Government Funding of Religion

Social Justice Surprise by Stephen Monsma talks in glowing terms of how government money is being used to prosletyze.

What percentage of evangelical programs receive government funding?
One of the surprises was that more evangelical programs were receiving government funding—51 percent, versus 40 percent of the mainline programs.

This carried through also when you looked at the amount of funding: 38 percent of the evangelical programs reported receiving more than half of their funding from the government, compared to 31 percent for mainline programs.

To me this looks like government favoritism twoard evangelical churches. But I could just be paranoid.


What do you say to critics who see incorporating evangelism and religious values as a violation of church-state separation?

Many evangelical programs, when they have Bible studies or devotional activities, make them voluntary. Many of these efforts to encourage clients to make religious commitments are done with private money at a time separate from the other services. That’s a partial answer.

But even more fundamentally, we know that government funding cannot be used for sectarian worship, instruction, or proselytizing. Yet those words are not self-defining. If welfare-to-work staff reassure recipients that Jesus loves them, that work is a way to honor God, and that we all have a calling to fulfill in life—is that sectarian instruction? I think not.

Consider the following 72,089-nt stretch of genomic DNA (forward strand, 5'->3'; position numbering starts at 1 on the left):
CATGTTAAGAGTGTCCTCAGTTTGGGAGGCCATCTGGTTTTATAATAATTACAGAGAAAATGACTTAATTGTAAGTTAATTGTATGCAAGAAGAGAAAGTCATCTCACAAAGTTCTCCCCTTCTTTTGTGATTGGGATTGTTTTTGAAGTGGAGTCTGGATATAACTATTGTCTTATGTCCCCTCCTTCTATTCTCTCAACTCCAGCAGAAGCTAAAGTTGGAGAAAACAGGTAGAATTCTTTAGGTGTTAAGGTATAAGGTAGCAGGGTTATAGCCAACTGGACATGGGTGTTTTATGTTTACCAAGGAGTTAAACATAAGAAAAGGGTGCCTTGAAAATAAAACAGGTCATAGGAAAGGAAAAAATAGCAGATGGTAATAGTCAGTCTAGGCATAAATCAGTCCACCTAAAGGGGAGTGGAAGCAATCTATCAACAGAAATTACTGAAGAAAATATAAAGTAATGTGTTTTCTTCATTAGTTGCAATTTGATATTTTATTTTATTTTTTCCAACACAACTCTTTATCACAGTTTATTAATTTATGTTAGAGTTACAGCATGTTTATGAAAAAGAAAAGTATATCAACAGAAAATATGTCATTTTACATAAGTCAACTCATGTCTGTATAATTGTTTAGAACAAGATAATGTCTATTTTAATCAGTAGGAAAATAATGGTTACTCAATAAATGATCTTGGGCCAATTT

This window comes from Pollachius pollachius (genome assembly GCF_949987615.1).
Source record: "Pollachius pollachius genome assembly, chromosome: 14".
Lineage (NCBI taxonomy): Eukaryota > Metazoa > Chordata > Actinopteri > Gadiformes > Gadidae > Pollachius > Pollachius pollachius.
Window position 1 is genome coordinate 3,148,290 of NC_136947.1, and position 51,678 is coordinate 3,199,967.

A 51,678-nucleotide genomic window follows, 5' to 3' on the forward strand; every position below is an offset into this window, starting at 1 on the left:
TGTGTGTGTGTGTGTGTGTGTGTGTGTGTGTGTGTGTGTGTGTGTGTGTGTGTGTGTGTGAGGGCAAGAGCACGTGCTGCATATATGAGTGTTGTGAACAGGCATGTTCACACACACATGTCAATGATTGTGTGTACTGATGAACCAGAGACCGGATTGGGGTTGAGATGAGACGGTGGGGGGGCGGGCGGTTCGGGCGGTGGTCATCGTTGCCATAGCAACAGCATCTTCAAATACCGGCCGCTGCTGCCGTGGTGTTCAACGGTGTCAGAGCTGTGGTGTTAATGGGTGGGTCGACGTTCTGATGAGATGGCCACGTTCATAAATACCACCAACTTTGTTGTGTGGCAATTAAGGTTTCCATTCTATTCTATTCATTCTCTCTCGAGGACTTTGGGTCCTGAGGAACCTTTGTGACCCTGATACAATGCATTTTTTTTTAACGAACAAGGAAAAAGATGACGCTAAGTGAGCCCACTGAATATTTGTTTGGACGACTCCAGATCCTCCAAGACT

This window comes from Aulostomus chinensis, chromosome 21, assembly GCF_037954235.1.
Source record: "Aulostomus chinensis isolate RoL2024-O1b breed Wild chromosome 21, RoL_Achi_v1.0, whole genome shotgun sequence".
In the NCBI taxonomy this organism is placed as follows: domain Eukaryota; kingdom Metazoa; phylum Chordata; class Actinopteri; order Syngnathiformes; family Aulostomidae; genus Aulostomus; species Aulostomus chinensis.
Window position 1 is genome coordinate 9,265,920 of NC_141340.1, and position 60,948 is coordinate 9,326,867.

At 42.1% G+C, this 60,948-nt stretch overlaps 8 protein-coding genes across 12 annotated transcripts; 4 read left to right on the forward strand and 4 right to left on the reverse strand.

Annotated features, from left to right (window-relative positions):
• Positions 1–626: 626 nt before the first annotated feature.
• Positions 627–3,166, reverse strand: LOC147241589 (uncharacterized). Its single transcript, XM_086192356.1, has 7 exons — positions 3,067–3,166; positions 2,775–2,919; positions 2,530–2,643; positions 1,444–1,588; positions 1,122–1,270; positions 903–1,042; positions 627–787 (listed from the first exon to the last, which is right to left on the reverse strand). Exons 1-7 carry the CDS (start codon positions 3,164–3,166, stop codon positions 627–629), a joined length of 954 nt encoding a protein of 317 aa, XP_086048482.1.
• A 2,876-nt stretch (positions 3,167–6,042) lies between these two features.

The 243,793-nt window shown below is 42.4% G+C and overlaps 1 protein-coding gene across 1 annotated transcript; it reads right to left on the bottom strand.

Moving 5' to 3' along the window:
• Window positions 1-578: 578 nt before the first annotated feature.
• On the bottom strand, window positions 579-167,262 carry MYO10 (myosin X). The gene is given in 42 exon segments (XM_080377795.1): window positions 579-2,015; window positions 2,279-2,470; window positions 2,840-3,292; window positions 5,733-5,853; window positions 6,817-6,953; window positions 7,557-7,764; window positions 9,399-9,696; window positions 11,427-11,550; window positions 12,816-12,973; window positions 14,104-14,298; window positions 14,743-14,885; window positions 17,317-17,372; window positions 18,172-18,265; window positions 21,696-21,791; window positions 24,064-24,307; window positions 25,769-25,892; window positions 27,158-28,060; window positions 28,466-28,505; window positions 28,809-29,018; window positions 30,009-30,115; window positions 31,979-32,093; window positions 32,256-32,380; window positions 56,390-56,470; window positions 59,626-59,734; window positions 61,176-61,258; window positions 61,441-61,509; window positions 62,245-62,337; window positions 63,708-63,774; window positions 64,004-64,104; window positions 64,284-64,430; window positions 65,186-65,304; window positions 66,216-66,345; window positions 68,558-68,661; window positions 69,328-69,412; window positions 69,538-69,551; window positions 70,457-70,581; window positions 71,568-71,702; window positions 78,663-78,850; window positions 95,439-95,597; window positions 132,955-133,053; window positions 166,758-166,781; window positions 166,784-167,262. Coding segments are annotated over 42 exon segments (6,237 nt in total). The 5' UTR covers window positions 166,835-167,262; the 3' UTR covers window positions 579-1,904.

Now the ACLU might disagree with me on that. But to me, this is using broad Christian values to help people overcome tremendous obstacles in becoming economically self-sufficient. I attended similar classes at secular nonprofit organizations. They also used values—non-religious values. They would talk about earning the respect of your family by going out to work or feeling better about yourself. But both evangelical and secular programs use values to motivate and improve the self-esteem of their clients.

Talking about Jesus to the your more or less captive audience isn’t religious at all. Right? You aren’t kidding the ACLU might disagree! So would all the Christians–probably those mainline Christians–who thought Jesus was a religious figure!

In order to enrich themselves with government money and use that government money to spread their religion, they are forced to deny the divinity of Jesus. They are lying, of course, but Peter was lying when he denied his association with Jesus. Do I hear a cock’s crow?

thanks to Red State Rabble for this tip.

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